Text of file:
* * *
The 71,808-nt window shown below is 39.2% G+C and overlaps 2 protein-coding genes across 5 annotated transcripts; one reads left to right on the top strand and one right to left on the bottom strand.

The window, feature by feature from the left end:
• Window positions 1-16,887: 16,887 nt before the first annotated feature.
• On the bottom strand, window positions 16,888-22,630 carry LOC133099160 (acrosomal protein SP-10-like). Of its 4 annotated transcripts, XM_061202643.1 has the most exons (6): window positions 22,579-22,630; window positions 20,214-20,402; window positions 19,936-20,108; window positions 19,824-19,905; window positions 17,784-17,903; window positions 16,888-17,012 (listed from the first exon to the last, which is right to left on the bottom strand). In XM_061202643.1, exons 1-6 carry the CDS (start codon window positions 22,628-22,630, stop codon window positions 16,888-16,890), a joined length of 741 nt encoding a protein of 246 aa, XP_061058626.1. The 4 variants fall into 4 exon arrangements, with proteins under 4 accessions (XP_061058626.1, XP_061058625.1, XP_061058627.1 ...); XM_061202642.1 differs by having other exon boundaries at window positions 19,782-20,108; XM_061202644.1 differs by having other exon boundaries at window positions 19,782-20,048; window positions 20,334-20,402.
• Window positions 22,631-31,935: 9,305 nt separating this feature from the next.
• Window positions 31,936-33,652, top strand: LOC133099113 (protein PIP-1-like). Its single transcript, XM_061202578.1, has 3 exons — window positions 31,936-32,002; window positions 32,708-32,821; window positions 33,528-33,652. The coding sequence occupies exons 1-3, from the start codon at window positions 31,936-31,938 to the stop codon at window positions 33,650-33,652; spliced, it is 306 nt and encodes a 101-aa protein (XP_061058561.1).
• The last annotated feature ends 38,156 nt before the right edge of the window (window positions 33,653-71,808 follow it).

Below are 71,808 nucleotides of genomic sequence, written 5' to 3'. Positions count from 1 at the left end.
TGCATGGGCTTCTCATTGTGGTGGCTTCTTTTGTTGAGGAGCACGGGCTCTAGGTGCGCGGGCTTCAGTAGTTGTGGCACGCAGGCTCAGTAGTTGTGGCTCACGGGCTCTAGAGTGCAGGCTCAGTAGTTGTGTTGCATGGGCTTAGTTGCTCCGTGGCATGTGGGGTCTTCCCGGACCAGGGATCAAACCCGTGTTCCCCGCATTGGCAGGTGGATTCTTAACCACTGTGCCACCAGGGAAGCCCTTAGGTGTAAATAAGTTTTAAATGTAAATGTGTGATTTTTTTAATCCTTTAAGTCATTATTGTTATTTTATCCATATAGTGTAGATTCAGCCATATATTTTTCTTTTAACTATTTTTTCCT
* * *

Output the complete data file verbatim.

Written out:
The 71,808-nt window shown below is 39.2% G+C and overlaps 2 protein-coding genes across 5 annotated transcripts; one reads left to right on the top strand and one right to left on the bottom strand.

The window, feature by feature from the left end:
• Window positions 1-16,887: 16,887 nt before the first annotated feature.
• On the bottom strand, window positions 16,888-22,630 carry LOC133099160 (acrosomal protein SP-10-like). Of its 4 annotated transcripts, XM_061202643.1 has the most exons (6): window positions 22,579-22,630; window positions 20,214-20,402; window positions 19,936-20,108; window positions 19,824-19,905; window positions 17,784-17,903; window positions 16,888-17,012 (listed from the first exon to the last, which is right to left on the bottom strand). In XM_061202643.1, exons 1-6 carry the CDS (start codon window positions 22,628-22,630, stop codon window positions 16,888-16,890), a joined length of 741 nt encoding a protein of 246 aa, XP_061058626.1. The 4 variants fall into 4 exon arrangements, with proteins under 4 accessions (XP_061058626.1, XP_061058625.1, XP_061058627.1 ...); XM_061202642.1 differs by having other exon boundaries at window positions 19,782-20,108; XM_061202644.1 differs by having other exon boundaries at window positions 19,782-20,048; window positions 20,334-20,402.
• Window positions 22,631-31,935: 9,305 nt separating this feature from the next.
• Window positions 31,936-33,652, top strand: LOC133099113 (protein PIP-1-like). Its single transcript, XM_061202578.1, has 3 exons — window positions 31,936-32,002; window positions 32,708-32,821; window positions 33,528-33,652. The coding sequence occupies exons 1-3, from the start codon at window positions 31,936-31,938 to the stop codon at window positions 33,650-33,652; spliced, it is 306 nt and encodes a 101-aa protein (XP_061058561.1).
• The last annotated feature ends 38,156 nt before the right edge of the window (window positions 33,653-71,808 follow it).

Below are 71,808 nucleotides of genomic sequence, written 5' to 3'. Positions count from 1 at the left end.
TGCATGGGCTTCTCATTGTGGTGGCTTCTTTTGTTGAGGAGCACGGGCTCTAGGTGCGCGGGCTTCAGTAGTTGTGGCACGCAGGCTCAGTAGTTGTGGCTCACGGGCTCTAGAGTGCAGGCTCAGTAGTTGTGTTGCATGGGCTTAGTTGCTCCGTGGCATGTGGGGTCTTCCCGGACCAGGGATCAAACCCGTGTTCCCCGCATTGGCAGGTGGATTCTTAACCACTGTGCCACCAGGGAAGCCCTTAGGTGTAAATAAGTTTTAAATGTAAATGTGTGATTTTTTTAATCCTTTAAGTCATTATTGTTATTTTATCCATATAGTGTAGATTCAGCCATATATTTTTCTTTTAACTATTTTTTCCT